“MountainWest fits squarely within our existing footprint of upstream, midstream and downstream pipeline and storage infrastructure, creating a critical gateway between markets,” Lee said, noting in June that Williams had already identified several expansion opportunities from its newly acquired assets. “Storage will be one of the most critical assets in tightly balanced markets as demand for energy continues to rise in the West.” 

The venerable midstream operators at Williams this year are taking a contrarian view of the DJ and the broader Rockies following the MountainWest purchase. 

“The Rockies have traditionally been a wet gas play, but we see future opportunities for dry gas production in areas like the Niobrara [Shale in the DJ],” said Williams spokesperson.  

Williams focuses on infrastructure to move natural gas from supply centers to demand centers – period. 

“Our extensive gathering, processing and transportation in the Rockies is well-placed as a bridge between tight supplies in the Rockies, low storage inventories in the West, and high demand in California and the Pacific Northwest,” the spokesperson said. 

Executives at Williams told P&GJ within months of their purchase they have identified “several expansion opportunities” across the MountainWest assets. The company already had announced in the spring a successful open season for what is called the Westbound Compression Project designed to provide up to 325 MMcf/d of incremental firm transportation on Overthrust Pipeline.  

In addition, there are several opportunities related to coal-to-gas switching in the area and a lack of gas takeaway capacity out of the Uinta that they think Williams can address. “We will continue to leverage our operational expertise and footprint to drive additional growth projects in the area,” Williams spokesperson said.  

“Additionally, we continue to look for opportunities in the clean energy space to support carbon capture and sequestration and hydrogen production across our western footprint from southwest Wyoming south across Utah, Colorado and New Mexico.”  

A Baltimore-based company earlier this year filed for developing a geothermal project in the middle of the DJ Basin, to service the oil and gas industry’s future power needs in an environmentally clean fashion. Geothermal Technologies, Inc. (GTI) filed for drilling permits with Colorado’s Division of Water Resources. GTI seeks to drill geothermal wells for the purpose of generating utility-scale electricity in Weld County.  

“This is an important step forward in our plans to construct a first-of-its-kind geothermal power plant in the D-J using GTI’s proprietary suite of technologies,” said GTI CEO J. Gary McDaniel. “We are excited about the potential that exists in Colorado for the development of advanced geothermal power.”  

McDaniel indicates that GTI has calculated that the thermal prospect in the DJ Basin has over 5 GW of geothermal energy that can be harvested. GTI’s calculations indicate the company has the potential to install up to 400 MW of baseload electricity production.” 

GTI’s proprietary GenaSys (Geothermal Energy Harvesting System) is billed as the latest generation of geothermal technologies. When coupled with advanced organic Rankine cycle (ORC) power-generation technology, GTI’s system enables the efficient extraction of geothermal energy in geographic regions that have been untapped using conventional approaches.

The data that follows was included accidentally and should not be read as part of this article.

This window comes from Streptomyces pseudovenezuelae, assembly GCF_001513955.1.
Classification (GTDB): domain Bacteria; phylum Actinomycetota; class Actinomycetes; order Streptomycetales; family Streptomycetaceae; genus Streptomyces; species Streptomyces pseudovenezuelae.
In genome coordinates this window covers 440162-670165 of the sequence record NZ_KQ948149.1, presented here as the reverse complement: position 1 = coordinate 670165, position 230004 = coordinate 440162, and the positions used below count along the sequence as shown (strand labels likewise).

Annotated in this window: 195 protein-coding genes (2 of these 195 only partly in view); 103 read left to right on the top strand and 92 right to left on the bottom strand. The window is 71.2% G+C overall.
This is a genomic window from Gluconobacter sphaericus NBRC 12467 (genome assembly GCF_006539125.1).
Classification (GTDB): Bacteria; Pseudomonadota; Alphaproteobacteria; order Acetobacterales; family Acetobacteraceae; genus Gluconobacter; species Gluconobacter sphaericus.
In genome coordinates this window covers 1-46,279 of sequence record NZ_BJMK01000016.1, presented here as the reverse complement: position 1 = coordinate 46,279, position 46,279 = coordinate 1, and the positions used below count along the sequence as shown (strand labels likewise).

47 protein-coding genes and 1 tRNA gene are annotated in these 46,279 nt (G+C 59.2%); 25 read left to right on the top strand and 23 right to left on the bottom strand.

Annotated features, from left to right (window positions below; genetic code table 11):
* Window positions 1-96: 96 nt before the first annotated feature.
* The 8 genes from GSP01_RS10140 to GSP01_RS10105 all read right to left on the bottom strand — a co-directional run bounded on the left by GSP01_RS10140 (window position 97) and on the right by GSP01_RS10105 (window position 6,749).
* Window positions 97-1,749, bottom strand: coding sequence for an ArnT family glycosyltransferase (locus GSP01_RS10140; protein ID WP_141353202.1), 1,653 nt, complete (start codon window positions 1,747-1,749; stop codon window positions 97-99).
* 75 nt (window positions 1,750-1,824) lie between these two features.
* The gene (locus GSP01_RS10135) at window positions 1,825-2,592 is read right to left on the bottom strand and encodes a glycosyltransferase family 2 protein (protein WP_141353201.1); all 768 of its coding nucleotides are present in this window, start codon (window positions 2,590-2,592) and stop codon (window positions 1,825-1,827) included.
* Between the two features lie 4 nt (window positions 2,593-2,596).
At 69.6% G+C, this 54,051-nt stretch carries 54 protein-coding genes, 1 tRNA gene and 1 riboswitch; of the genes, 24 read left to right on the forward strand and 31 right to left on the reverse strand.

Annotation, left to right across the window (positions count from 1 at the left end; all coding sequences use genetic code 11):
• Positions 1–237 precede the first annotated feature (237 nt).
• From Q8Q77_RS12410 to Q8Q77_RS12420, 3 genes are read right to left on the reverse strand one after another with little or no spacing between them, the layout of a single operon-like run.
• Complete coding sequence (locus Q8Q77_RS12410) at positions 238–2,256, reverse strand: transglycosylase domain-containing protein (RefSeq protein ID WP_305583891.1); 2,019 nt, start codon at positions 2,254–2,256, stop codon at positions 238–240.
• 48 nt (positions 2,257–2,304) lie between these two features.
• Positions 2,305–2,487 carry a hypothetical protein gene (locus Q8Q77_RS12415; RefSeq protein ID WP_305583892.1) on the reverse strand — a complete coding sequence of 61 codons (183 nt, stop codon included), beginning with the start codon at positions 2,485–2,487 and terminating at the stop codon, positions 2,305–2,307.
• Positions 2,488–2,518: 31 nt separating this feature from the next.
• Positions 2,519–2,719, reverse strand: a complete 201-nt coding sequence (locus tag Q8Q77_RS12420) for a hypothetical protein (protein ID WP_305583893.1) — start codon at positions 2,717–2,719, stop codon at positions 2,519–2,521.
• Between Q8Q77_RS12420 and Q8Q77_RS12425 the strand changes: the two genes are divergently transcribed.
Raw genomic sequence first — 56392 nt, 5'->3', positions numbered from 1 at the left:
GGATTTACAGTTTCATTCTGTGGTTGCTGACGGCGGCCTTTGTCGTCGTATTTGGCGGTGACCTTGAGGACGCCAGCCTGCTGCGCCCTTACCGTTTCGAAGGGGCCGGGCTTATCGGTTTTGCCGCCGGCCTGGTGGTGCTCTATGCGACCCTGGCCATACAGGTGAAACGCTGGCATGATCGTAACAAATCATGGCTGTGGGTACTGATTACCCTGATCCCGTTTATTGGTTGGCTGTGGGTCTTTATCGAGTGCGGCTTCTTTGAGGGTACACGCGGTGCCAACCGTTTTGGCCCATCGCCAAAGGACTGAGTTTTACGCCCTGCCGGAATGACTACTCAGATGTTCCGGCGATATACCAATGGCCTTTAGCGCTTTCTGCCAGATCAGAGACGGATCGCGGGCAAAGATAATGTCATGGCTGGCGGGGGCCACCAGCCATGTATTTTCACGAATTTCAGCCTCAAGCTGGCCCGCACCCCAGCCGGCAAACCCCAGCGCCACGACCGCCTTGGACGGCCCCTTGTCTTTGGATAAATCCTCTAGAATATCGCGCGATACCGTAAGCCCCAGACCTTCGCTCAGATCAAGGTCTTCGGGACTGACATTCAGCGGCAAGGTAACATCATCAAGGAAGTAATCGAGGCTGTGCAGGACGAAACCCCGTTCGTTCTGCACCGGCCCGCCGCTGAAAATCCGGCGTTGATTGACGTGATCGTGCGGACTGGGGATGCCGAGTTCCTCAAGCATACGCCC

Although remaining agnostic toward midstream infrastructure – at least in the near-term – Chevron’s purchase of PDC changes the balance of power in the Rockies, making it the largest player, as research analyst Andrew Dittmar with Enverus Intelligence Research noted back in 2022.  

“The deal makes Chevron an even more formidable operator in Colorado,” according to Dittmar, an Enverus director. 

However, he did acknowledge that the added assets carry “some increased regulatory risk,” although a widespread concern several years ago that permitting might dry up has largely not come to pass in the state. Companies have successfully been able to secure years of drilling permits, Dittmar noted. 

Analysts note that for years Kerr-McGee Oil & Gas Onshore, a subsidiary of Houston-based Occidental Petroleum Corp., was Colorado’s top oil and gas producer. It was followed by Chevron’s Noble Energy with PDC Energy ranking third or fourth place among producers. 

In June, FERC approved Wyoming Interstate Company LLC’s (WIC) plans to abandon gas infrastructure in Uintah County, UT. It is WIC’s Diamond Mountain project, including a compressor station and associated facilities and equipment following a decline in gas production in the Uintah Basin.  

FERC noted that WIC, a Kinder Morgan unit, will continue to operate the existing mainline block valve at the station site after the abandonment. The federal regulators concluded there will be no significant environmental impact with proposed mitigation measures submitted by WIC. 

WIC’s system consists of 850 miles of pipelines with its mainline extending from western Wyoming to northeast Colorado (the Cheyenne Hub). It includes several lateral pipeline systems, running from various mainline interconnections in western Colorado, northeast Wyoming, and eastern Utah.  

“WIC would complete all work within the existing gravel station yard and would access the station from the existing facility roads,” the company told FERC, adding that “no ground disturbing activities are proposed. WIC would remove and repurpose components of the abandoned facility for use at other Kinder Morgan affiliate pipelines.” 

Richard Nemec is a long-time contributing editor based in Los Angeles. He can be reached at rnemec@ca.rr.com.